5. Employees’ Entrance (1933)
William Warren reprises his role as a womanizing banker from the earlier play Skyscraper Souls (1932), in which he played the pre-Code King. In this David Boehm adaptation, William plays the pre-Code King. After inheriting Edward G. Robinson’s role as Kurt Anderson in the role of the world’s largest department store, he exudes both casual cruelty and cynical charm. Within minutes after taking over, Martin West (Wallace Ford) and his shopgirl wife Madelene (Jennifer Garner) had their relationship shattered (Loretta Young).
Aside from Anderson’s use of Polly Dale (Alice White), the scene when he takes advantage of the sleeping Madelene has a particularly terrible echo in these #MeToo times. Her performance as the sexually free boss of Michael Curtiz’s Female is equally compelling (1933).
6. Murders in the Zoo (1933)
During the 1930s and ’30s, the majority of Hollywood’s film output consisted of everyday entertainments rather than Codebreakers. There were exceptions to this rule, such as Freaks (1932), King Kong (1933), and other gangster/monster films from Warners and Universal (1933). This dystopian Deco drama follows Paramount’s grisly Island of Lost Souls adaption with a tale of a big-game hunter’s jealousy over his trophywife.
To use his riches and rank, Eric Gorman (Lionel Atwill) leverages his power and wealth to punish those who dare to mingle with his provocative spouse, as Count Zaroff did in The Most Dangerous Game (1932). (Kathleen Burke). In the aftermath of a gruesome lip suture, Atwill also poisons a rival, forces Burke into an alligator pit, and unleashes a horde of climactic large cats. Although the zoophobic humor of Charles Ruggles is misinterpreted, this is nevertheless nasty.
7. Gabriel over the White House (1933)
President Judson Hammond is a quasi-fascist who takes power in order to save America and the globe from its problems. It was just three years after his star turn in D.W. Griffith’s Abraham Lincoln (1930) that Walter Huston played this role. To show his support for newly inaugurated President Roosevelt, press baron William Randolph Hearst (who authored some of Hammond’s more demagogic lines) financed this adaptation of Thomas F. Tweed’s novel Rinehard, which may sound like a swamp-draining Trumpist nightmare.
MGM’s Louis B. Mayer, a devoted Republican, did all in his power to stall the story of a party stooge who becomes his own man after receiving a supernatural visitation from above. This results in the dissolution of Congress, the declaration of martial law, the summary execution of drug traffickers, and the use of force to compel Europe to repay its Great War debts. Astonished, the Hays Office released this brazen ode to authoritarianism with no alteration.
8. The Story of Temple Drake (1933)
In Safe in Hell (1931) and Virtue (1932), working girls Dorothy Mackaill and Carole Lombard have it difficult, but in this Southern Gothic epic that ranks among the most persistently gruesome films of the pre-Code era, none suffers quite like Miriam Hopkins. Following Ernst Lubitsch’s screwball classic Trouble in Paradise (1932), in which Hopkins exhibited a delectable amorality, in this bold adaptation of William Faulkner’s infamous novel Sanctuary, which the Hays Office had pronounced unfilmable, Hopkins slides into filth.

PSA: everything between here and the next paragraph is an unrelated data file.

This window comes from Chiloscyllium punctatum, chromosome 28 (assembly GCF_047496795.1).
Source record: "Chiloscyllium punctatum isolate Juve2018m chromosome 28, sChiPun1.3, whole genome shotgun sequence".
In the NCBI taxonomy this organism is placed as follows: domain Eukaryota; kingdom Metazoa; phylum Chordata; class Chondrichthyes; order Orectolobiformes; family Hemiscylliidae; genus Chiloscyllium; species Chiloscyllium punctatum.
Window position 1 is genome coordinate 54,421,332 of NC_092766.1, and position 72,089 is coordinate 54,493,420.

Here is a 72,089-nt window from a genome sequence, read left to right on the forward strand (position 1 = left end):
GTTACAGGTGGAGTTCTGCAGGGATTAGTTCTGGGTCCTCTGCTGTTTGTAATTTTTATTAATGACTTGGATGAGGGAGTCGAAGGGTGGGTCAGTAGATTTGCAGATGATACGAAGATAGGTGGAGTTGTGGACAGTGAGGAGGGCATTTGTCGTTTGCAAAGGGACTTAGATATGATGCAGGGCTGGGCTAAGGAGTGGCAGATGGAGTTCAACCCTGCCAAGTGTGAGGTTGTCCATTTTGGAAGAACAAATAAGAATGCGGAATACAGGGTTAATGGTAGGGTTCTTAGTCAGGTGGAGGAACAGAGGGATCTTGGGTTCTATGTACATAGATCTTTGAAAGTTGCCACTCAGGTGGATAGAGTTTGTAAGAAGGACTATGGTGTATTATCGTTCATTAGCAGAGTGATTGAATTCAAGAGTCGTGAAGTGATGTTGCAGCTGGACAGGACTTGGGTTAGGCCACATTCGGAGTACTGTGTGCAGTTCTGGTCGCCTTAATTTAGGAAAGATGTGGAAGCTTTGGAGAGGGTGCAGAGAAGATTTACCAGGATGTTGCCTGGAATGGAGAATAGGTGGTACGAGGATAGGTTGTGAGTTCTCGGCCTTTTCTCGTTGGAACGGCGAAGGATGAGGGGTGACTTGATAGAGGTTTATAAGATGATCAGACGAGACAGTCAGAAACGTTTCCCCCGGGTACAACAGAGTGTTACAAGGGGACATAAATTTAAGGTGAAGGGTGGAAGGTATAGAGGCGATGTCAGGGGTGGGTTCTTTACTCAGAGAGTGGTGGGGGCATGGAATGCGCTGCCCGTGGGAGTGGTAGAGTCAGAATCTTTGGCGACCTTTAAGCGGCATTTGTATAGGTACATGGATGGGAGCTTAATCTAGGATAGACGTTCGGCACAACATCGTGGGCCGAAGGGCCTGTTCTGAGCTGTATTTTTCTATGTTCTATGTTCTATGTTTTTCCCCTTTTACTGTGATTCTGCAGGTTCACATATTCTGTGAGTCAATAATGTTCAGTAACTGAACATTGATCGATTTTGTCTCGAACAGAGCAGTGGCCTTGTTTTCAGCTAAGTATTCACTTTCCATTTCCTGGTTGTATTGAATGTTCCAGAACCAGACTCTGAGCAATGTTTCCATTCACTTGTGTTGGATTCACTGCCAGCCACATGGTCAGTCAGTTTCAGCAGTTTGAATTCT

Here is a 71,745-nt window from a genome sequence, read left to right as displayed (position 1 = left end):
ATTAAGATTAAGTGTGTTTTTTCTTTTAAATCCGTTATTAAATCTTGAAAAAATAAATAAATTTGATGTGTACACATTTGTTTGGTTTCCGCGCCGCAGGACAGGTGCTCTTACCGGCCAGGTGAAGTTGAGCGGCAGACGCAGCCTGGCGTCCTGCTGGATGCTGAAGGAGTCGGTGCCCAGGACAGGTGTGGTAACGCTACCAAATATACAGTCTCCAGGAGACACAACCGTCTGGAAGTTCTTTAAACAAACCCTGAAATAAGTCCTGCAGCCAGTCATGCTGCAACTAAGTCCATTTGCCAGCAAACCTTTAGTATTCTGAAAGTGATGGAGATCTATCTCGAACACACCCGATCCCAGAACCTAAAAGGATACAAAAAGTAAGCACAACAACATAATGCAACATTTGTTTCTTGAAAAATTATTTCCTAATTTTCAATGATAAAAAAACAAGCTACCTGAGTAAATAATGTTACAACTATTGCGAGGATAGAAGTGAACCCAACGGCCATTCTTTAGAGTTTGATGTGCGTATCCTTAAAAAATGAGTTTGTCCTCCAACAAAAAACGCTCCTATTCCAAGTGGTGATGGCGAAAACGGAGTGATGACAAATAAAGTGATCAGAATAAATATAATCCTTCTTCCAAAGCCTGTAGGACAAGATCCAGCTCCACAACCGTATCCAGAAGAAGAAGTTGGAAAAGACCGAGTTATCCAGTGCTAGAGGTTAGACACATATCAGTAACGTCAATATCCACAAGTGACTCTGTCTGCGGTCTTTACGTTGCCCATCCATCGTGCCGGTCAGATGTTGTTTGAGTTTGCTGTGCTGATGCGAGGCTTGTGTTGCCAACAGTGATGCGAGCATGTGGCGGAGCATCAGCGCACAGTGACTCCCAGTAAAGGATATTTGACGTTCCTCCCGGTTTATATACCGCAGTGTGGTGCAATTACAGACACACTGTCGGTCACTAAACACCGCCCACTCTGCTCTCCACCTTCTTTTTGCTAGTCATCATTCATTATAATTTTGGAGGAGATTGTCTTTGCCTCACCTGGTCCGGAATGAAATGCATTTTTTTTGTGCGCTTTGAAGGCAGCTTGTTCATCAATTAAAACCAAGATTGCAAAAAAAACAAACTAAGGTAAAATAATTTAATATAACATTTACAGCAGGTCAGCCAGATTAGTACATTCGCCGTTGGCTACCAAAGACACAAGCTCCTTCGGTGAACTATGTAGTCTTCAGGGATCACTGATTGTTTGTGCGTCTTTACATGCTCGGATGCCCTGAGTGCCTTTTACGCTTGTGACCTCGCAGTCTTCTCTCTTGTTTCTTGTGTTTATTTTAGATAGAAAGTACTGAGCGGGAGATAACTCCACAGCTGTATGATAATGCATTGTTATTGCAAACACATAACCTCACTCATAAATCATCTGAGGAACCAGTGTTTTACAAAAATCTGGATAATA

Rather than a fallen lady, Hopkins is more like a good-time girl who gets carried away on a night out with Jack La Rue, a violent mobster. Director Stephen Roberts uses disturbing close-ups and off-screen noises to illustrate her suffering, suggesting that she was involved in her own rape and subsequent descent into prostitution. The shock value has not diminished with time.
9. Baby Face (1933)
When Barbara Stanwyck appeared in Night Nurse (1931), Forbidden (1932), and Ladies They Talk About (1933), she embodied the pre-Code image of a self-sufficient woman in motion pictures. With the help of her pimping father, Lily Powers uses the tactics she learned at his filthy speakeasy to sleep her way to the top of one of New York’s most posh banks, making this Warner riposte to MGM’s Red-Headed Woman.
With the Legion of Decency shocked by its Nietzschean attitude to exploiting malleable men, as well as its depiction of Lily and Chico’s close friendship, the picture was based on a script that Daryl F. Zanuck and Stanwyck wrote together and sold for a dollar to the studio (Theresa Harris). In spite of its detractors among feminist critics, Baby Face hasn’t lost any of its impact or relevance.
10. Wild Boys of the Road (1933)
Pre-Code masterpieces like The Public Enemy (1931), in which James Cagney famously shoved a grapefruit into Mae Clarke’s face, were directed by William A. Wellman. Also, he made two of the most important social-realist tracts of the century, including this adaptation of Daniel Ahern’s novel ‘Desperate Youth’. Frankie Darro and Edwin Phillips, both high school dropouts, seek work at the height of the Great Depression in order to aid their suffering middle-class families. The episodic and frequently accusatory action describes their rail-riding exploits.
With its stated dedication to “problem films,” Warner had reservations about the sequence in which Phillips’ leg gets crushed by an incoming train. For Hooverville’s sewer pipe and city dump sequences, however, Wellman focused on the portrayal of everyday risks and living situations, so he cast genuine hobos in the roles.